19th century coal miners would traditionally take canaries in cages down into the mine with them. The birds would act as an early warning system for carbon monoxide gas. When the canary stopped singing the miner would know that he had to escape the chamber he was in. This particular yellow canary was obviously a favored pet as well as a working bird. Inscribed with the legend : 'In Memory of Little Joe. Died November 3rd 1875. Aged 3 Years' (from The British Antique Dealers' Association via the blog Dream Tree) ----------------- Sunday, July 19, 2009 YOU ARE THERE, Puzzle by Lynn Lempel, edited by Will Shortz A slog-of-a-solve Sunday puzzle, non-too-LIMPID (66D. Clear) and a bit LIMP (66A. Droopy), in which the insertion of the letters U & R together into "by all accounts, fry cook, C-rations, sine wave, oh my god, holy matrimony, canary in the mine, town without pity and cried wolf" results in the interrelated entries of BURY ALL ACCOUNTS (24A. Corrupt financier’s command?); FURRY COOK (30A. Mama Bear at the stove?); CUR RATIONS (54A. Alpo or Purina One?); URSINE WAVE (72A. Greeting from Smokey the Bear?); OH MY GOURD (92A. Pumpkin grower’s cry of surprise?); HOURLY MATRIMONY (101A. Scheduled activity at a Vegas chapel?); 3D. CANARY IN THE MURINE (3D. Songbird at an eye drops factory?); TOWN WITHOUT PURITY (34D.Sodom or Gomorrah?); CURRIED WOLF (40. Triumphant spicy meal for the Three Little Pigs?). The remaining across entries and clues -- 1. Where to spot a king or queen, DECK; 5. USDA-approved; 9. Ridicule, GIBE; 13. Part of a college application, ESSAY; 18. Socialite with a self-named perfume, IVANA; 20. Versatile body builders, STEM CELLS; 22. Two-door, COUPE; 23. Lord’s home, MANOR; 28. Grocery store lineup, CARTS; 29. Trading post buys, PELTS; 29. Frequent figure in Renaissance art, SAINT; 32. Part of 5-Across: Abbr., DEPT; 33. U.R.L. start, HTTP; 37. Starfish feature, RAY; 38. “Catch-22” bomber pilot, ORR; 38. Crowning point, ACME; 42. View ruiner, EYESORE; 44. Disputed, AT ISSUE; 47. Pets with dewlaps, IGUANAS; 48. Like Larry King, repeatedly, REWED; 50. Coaches, MENTORS; 51. Word with beauty or pizza, PARLOR; 52. Dumber than dumb, INANER; 53. Heat, ESTRUS; 56. Sanctioning assn. for pugilists, WBO; 57. Like many a 21-Down, HEP; 58. Percussion instrument in Off Broadway’s “Stomp“, POT; 59. Topic in transcendentalism, IDEALS; 60. Members of la familia, TIOS; 61. Familiar flight pattern, VEE; 62. Painter Andrea DEL Sarto; 63. Critical, KEY; 64. Toxic spray, DDT; 65. Give IT A shot; 67. In high esteem, VALUED; 69. U.S.S. Enterprise title: Abbr., ENS; 70. Certain power, NTH; 71. Post-O.R. location, ICU; 74. Happy shouts, WAHOOS; 77. Good points, MERITS; 79. Pair of opposite electric charges, DIPOLE; 80. Best Actress nominee for “Indochine”, DENEUVE; 81. Singer John with the album “Bruised Orange”, PRINE; 82. Bacchus, notably, REVELER; 83. Agitated, IN A STEW; 84. “The Bald Soprano” dramatist, IONESCO; 86. Schnauzer sounds, ARFS; 87. Poet Hughes, TED; 89. Cursor attachment?, PRE; 89. Some food additives, DYES; 90. Integral subj., CALC; 95. “No problem!”, CAN DO; 97. Something made in the still of the night?, BOOZE; 100. Above: Lat., SUPRA; 106. Like “Have a nice day!”, TRITE; 108. Greek moralizer, AESOP; 109. What drives you to get better?, AMBULANCE; 110. Fills to the gills, SATES; 111. Waxes, GROWS; 112. Exam with 125 questions: Abbr., PSAT; 113. Bygone depilatory, NEET; 114. Douglas HYDE, first president of Ireland.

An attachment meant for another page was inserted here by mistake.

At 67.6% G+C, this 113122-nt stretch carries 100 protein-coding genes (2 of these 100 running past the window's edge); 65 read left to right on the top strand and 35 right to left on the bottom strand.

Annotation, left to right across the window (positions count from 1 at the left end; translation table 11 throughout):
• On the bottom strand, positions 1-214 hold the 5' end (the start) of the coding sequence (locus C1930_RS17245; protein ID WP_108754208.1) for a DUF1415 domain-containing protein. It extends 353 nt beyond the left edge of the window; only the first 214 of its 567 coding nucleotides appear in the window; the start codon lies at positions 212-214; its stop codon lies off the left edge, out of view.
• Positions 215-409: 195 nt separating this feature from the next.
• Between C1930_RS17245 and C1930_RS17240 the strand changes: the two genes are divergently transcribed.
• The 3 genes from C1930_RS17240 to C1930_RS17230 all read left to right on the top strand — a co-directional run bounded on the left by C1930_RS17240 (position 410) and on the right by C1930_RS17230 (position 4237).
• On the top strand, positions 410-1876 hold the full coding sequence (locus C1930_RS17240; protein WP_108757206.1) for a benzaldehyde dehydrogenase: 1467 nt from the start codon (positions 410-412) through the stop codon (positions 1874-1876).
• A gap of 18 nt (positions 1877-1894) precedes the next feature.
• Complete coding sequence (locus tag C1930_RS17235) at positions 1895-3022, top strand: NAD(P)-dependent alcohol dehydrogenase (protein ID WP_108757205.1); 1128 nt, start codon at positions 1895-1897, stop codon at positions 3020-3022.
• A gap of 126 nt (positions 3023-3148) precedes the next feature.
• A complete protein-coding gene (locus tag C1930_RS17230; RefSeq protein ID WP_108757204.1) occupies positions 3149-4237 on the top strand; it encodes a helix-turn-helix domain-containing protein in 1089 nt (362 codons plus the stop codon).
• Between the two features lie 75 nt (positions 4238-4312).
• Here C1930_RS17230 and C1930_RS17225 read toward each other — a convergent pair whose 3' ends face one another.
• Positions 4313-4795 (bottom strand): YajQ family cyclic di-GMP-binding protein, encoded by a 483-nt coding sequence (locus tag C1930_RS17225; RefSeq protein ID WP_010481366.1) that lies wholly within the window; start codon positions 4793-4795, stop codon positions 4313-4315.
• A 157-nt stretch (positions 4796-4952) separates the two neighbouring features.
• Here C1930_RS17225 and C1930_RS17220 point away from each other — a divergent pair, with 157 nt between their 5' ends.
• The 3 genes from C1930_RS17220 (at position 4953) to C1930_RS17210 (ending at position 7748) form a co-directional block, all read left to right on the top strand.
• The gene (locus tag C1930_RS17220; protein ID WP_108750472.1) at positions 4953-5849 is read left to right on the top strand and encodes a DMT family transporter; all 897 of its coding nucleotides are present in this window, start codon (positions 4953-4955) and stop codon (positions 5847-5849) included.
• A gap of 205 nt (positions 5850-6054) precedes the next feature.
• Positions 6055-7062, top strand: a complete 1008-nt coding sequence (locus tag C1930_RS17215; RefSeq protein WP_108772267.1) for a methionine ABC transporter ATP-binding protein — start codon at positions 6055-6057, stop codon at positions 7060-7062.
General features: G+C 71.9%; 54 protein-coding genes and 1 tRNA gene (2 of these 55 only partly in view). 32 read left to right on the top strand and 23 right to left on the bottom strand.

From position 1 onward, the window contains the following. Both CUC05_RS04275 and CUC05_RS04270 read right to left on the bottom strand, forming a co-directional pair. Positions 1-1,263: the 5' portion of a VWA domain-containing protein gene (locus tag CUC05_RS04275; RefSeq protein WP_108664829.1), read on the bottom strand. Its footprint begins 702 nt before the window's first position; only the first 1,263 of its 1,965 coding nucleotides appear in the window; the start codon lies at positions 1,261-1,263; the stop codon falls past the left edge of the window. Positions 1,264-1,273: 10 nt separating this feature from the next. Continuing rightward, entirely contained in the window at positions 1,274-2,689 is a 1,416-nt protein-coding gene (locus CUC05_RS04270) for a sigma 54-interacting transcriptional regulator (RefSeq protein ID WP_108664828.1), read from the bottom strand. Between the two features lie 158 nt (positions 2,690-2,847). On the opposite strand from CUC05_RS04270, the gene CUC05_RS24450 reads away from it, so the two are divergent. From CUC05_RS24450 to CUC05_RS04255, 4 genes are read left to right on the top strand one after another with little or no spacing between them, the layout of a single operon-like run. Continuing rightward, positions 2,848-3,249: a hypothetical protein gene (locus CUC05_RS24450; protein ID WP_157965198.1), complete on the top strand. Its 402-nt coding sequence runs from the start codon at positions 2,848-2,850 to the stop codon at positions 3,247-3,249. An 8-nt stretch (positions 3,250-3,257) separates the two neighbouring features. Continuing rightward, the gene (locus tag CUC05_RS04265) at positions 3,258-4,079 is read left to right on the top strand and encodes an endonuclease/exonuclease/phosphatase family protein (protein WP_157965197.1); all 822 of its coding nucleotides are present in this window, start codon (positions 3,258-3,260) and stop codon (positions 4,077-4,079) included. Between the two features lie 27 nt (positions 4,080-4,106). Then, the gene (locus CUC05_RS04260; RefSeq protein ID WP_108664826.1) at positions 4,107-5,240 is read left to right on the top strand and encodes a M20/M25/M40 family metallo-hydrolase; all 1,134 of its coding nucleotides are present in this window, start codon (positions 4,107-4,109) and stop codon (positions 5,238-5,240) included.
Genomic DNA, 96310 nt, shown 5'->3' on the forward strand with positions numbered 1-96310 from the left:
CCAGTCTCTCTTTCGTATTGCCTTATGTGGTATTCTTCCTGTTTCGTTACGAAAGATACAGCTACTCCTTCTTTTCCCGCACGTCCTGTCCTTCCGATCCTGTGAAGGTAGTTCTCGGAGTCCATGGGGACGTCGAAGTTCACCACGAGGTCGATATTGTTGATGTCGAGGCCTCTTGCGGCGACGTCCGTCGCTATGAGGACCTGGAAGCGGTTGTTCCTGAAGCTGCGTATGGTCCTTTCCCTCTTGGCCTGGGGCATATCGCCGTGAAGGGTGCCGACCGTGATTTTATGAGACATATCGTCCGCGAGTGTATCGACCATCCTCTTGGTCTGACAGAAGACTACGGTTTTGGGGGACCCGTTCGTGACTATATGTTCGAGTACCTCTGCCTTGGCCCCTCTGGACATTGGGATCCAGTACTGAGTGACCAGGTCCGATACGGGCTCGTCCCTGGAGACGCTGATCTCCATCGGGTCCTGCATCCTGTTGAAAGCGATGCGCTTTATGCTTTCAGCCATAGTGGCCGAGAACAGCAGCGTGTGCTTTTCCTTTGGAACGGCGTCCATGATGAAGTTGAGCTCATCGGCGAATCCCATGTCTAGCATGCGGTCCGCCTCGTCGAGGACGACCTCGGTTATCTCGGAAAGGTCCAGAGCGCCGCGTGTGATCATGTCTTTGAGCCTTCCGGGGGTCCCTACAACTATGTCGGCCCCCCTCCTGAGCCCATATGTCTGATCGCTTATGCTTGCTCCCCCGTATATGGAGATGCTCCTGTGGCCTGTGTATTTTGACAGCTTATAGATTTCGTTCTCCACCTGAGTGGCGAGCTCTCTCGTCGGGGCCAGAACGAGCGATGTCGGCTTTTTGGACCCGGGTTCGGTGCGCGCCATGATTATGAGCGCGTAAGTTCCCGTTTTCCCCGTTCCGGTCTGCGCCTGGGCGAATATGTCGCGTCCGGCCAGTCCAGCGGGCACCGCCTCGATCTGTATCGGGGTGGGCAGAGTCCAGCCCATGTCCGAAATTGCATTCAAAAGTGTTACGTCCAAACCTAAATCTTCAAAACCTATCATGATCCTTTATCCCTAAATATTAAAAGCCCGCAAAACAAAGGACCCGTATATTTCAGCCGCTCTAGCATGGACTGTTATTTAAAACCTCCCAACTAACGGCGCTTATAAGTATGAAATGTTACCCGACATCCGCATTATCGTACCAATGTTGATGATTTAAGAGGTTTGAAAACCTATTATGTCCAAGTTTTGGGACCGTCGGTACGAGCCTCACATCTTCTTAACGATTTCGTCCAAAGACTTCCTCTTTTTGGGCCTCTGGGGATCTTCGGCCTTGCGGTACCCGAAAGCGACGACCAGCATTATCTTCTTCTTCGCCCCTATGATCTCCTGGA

Down -- 1. Unfavorable, DIM; 2. Clears, EVACUATES; 4. Popular brand of bouillon, KNORR; 5. Kind of port for a PC, USB; 6. Daze, STUPOR; 7. DEREK Walcott, 1992 Literature Nobelist; 8. AMYL nitrite; 9. Gets set, GELS; 10. Unfavorable, ILL; 11. Indifferent, BLASÉ; 12. Hatches, say, ESCAPES; 13. Capital subj., ECON; 14. From Polynesia and environs, SOUTH SEA; 15. Globe : Boston :: SUN : Baltimore; 16. Inclined, APT; 17. Happy shout, YES; 19. Bohemian, ARTY; 21. Cool sort; CAT; 25. Part of 85-Down, CITY; 27. Searches high and low, SCOURS; 30. Curator’s selection, FRAME; 31. Some have a silver lining, ORES; 32. Mean, DENOTE; 35. Snake with “lightning bolts” on its back, TREE BOA; 36. Baseball’s Martinez and others, PEDROS; 39. Culture medium, AGAR; 41. Affliction, MALADY; 43. Relatives of kites, ERNS; 45. Movie star with the most Oscar nominations, STREEP; 46. Starter, perhaps, SOUP; 47. “I PUT a Spell on You” (classic 1956 Screamin’ Jay Hawkins song); 48. King Minos’ daughter who aided Theseus, ARIADNE; 52. Sch. Or hosp., INST; 54. Disagree strongly, COLLIDE; 55. Pioneer automaker, OLDS; 58. Fried rice ingredients, PEAS; 60. Some church income, TITHES; 61. Christopher Columbus, in the Indies, VICEROY; 62. TiVo’s, e.g., DVRS; 63. Big-enough catch, KEEPER; 68. First commercially successful computer, UNIVAC; 69. Sometime, EVER; 70. Darling family pet, NANA; 72. Early Coloradans, UTES; 73. Draft picks, ALES; 74. “Quality Is Our Recipe” franchise, WENDYS; 75. Not as good as claimed, OVER-RATED; 76. Worked on a shift, maybe, SEWED; 78. Held for later disbursement, as funds, IN ESCROW; 80. Ngo Dinh DIEM, South Vietnam’s first president; 82. Plan of action, ROAD MAP; 85. Scholl inits. In Harlem since 1907, CCNY; 97. From that point on, THENCE; 91. Earthy mixtures, LOAMS; 92. Radiation reducer, OZONE; 93. Kishkes; GUTS; 94. Big name in daytime TV, OPRAH; 96. Liechtenstein’s locale, ALPS; 97. Very dry, BRUT; 98. Biggest eport of 99-Down, OIL; 99. See 98-Down, OMAN; 101. Witch, HAG; 102. “Give O'ER the play”: “Hamlet”; 103. Show presenter, for short, USO; 104. “More later,” on a sched., TBA; 105. Still, YET; 107. Legal conclusion?, ESE.
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